Beijing steels itself for Winter Olympics with ambitious quarantine system of bubbles, apps and special lanes

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Beijing steels itself for Winter Olympics with ambitious quarantine system of bubbles, apps and special lanes
© Provided by The i CNN International correspondent David Culver in Bejing (Photo: CNN)

Back in July, the International Olympic Committee announced a change to the Olympic motto, adding the word “Together” to its 125-year-old “Faster, Higher, Stronger” banner. It was meant to signify the importance of standing in solidarity. But as Beijing readies itself to host this year’s Winter Olympics, its focus is on keeping people apart.

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Landing in Beijing right now is like entering a fortress. At the Capital International Airport – the only port of entry for athletes, Games personnel, and media – Olympic participants will be kept apart from the general population. A high wall snakes throughout the terminal designated to handle Olympic traffic, guaranteeing separation from the moment participants arrive until they depart for home.

Outside, participants enter the “Closed Loop System”, a series of bubbles, connected by shuttles that will whisk them between approved hotels and venues and the Olympic village.

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Those travelling to mountain venues outside Beijing will do so via high-speed trains and pristine highways, freshly built for this giant, complex event. The trains have designated carriages for the Olympic crowd, while closed-loop buses will travel in specially marked lanes. Unaccredited drivers who encroach into these spaces face fines.

The rules are so extreme that if a vehicle from an Olympic convoy should be involved in an accident, locals have been told not to approach it; instead, a special unit of medics has been set up to respond.

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All those coming here have been obliged to download an app, through which they must monitor their health, beginning 14 days before arrival. Such strict surveillance and contact tracing measures are familiar to anyone living in China, but make visitors uneasy.

Cybersecurity experts have warned that the app has encryption flaws, meaning personal data could be compromised. China and the IOC dismissed these concerns, but Team USA and other countries have been advised to bring disposable “burner” phones.

The fact these Olympics are taking place so close to the anniversary of the Wuhan lockdown, which marked the beginning of this gruelling pandemic, looms over the occasion. Then, the world watched as a city of more than 11 million was sealed off, streets emptied, people were confined to their homes, and hospitals quickly filled up with panicked patients.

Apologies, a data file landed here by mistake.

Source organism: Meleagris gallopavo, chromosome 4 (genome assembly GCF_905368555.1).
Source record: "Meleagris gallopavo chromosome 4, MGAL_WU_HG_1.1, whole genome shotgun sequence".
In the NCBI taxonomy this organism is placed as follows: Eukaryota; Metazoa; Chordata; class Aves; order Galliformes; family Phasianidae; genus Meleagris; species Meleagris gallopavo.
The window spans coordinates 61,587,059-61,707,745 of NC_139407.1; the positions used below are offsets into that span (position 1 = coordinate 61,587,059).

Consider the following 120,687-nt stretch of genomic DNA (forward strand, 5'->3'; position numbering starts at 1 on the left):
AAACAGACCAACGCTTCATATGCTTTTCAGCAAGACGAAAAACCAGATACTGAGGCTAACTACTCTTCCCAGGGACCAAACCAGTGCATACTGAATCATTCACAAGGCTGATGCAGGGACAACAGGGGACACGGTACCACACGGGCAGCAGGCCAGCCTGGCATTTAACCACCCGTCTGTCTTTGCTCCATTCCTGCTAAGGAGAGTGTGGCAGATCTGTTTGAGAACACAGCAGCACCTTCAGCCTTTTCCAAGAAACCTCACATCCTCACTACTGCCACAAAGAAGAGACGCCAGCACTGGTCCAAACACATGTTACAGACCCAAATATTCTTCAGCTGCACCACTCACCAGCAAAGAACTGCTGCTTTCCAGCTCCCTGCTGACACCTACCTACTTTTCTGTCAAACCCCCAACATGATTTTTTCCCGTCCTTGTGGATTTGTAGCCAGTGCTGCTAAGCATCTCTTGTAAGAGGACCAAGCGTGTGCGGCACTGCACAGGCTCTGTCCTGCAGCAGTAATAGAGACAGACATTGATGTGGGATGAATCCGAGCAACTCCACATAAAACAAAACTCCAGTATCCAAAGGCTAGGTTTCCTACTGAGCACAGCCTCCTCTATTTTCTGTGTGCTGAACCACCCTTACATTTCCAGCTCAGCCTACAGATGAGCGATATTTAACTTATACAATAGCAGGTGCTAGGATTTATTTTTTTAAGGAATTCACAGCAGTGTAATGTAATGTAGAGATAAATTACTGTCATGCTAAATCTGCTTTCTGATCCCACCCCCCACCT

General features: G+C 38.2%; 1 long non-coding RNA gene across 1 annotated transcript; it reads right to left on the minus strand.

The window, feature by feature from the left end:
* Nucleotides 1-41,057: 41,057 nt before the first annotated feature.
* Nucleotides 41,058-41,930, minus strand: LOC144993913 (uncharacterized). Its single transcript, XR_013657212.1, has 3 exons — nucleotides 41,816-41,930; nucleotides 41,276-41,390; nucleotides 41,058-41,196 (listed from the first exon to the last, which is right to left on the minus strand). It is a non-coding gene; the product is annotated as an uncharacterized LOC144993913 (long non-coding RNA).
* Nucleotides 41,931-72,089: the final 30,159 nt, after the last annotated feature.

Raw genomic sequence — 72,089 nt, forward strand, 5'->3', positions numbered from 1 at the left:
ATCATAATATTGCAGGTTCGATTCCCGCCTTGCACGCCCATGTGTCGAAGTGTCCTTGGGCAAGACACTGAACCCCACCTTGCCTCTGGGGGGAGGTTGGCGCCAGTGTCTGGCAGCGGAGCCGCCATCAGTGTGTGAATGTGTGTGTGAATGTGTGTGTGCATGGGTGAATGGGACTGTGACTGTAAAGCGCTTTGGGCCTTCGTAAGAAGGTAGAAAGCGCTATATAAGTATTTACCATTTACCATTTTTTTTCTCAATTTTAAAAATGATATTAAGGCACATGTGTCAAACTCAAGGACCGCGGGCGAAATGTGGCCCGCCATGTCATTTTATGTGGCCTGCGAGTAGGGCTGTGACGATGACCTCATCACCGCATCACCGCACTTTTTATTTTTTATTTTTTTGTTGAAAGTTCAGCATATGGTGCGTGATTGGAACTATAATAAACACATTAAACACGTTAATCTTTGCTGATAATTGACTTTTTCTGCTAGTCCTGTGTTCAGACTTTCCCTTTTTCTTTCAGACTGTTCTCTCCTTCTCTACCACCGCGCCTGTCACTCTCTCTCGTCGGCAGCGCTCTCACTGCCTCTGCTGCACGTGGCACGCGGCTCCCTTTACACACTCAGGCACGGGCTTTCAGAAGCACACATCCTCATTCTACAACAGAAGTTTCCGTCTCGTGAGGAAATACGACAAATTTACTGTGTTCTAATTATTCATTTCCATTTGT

Rather like these Olympics, Wuhan’s lockdown was a demonstration of China’s ability to control and mobilise. Giant field hospitals and quarantine centres appeared within days to isolate the infected, and Wuhan’s strictest of lockdowns lasted 76 days before it was relaxed.

The brutal and painful episode foreshadows China’s current rigid Covid policies, some of the most stringent anywhere in the world. Two years ago, China told the United States it was overreacting when it cut off flights from the country; but today Beijing has virtually closed off its borders and works hard to portray the virus as an imported threat. A 21-day quarantine period is already standard here for international arrivals, while some cities require additional isolation on top of that.

The Olympics add another layer to this desire to control, especially given the backdrop of increasingly frosty relationships with the West. Scrutiny of human rights issues in China has become more intense than ever, while tensions in Hong Kong and Taiwan have increased. All of this has come in tandem with international frustrations over China’s opacity around the origins of the Covid outbreak.

Beijing has hosted the Olympics before, in August 2008, making it the only city to host both the summer and winter games. It has changed dramatically in the ensuing 14 years.

Back in 2008, China wanted to portray itself as the emerging world power, with a “coming out party” on a global stage. The Chinese government put English-language signs up throughout the city and embarked on an enthusiastic programme to teach its citizens English.

This time, officials have ordered the removal of English signs at subway stations, replacing them with Pinyin, the country’s own system of Romanising Chinese characters. Public sentiment is taking a cue from this official messaging. Now the pervasive feeling is one of rising resentment toward the West, and the country appears to be increasingly looking inward.

China wants this Olympics to be a demonstration of its ability to stage a high-profile global event despite Covid. It also wants to show the superiority of its methods of containing the virus and, by extension, its authoritarian political system. There is no question that both will be tested to the extreme.

With an estimated 11,000 international arrivals expected here, shuttling through three competition zones up to 111 miles apart, this is arguably the most ambitious quarantine project ever undertaken. But there is no doubting China’s determination to make it work. Whether Beijing 2022 will be remembered as an event that lives up to the spirit of the Olympic movement, and its newly revised motto, is another matter entirely.

David Culver is a CNN International Correspondent. You can follow CNN’s coverage of the Winter Olympics on CNN International and at CNN.com

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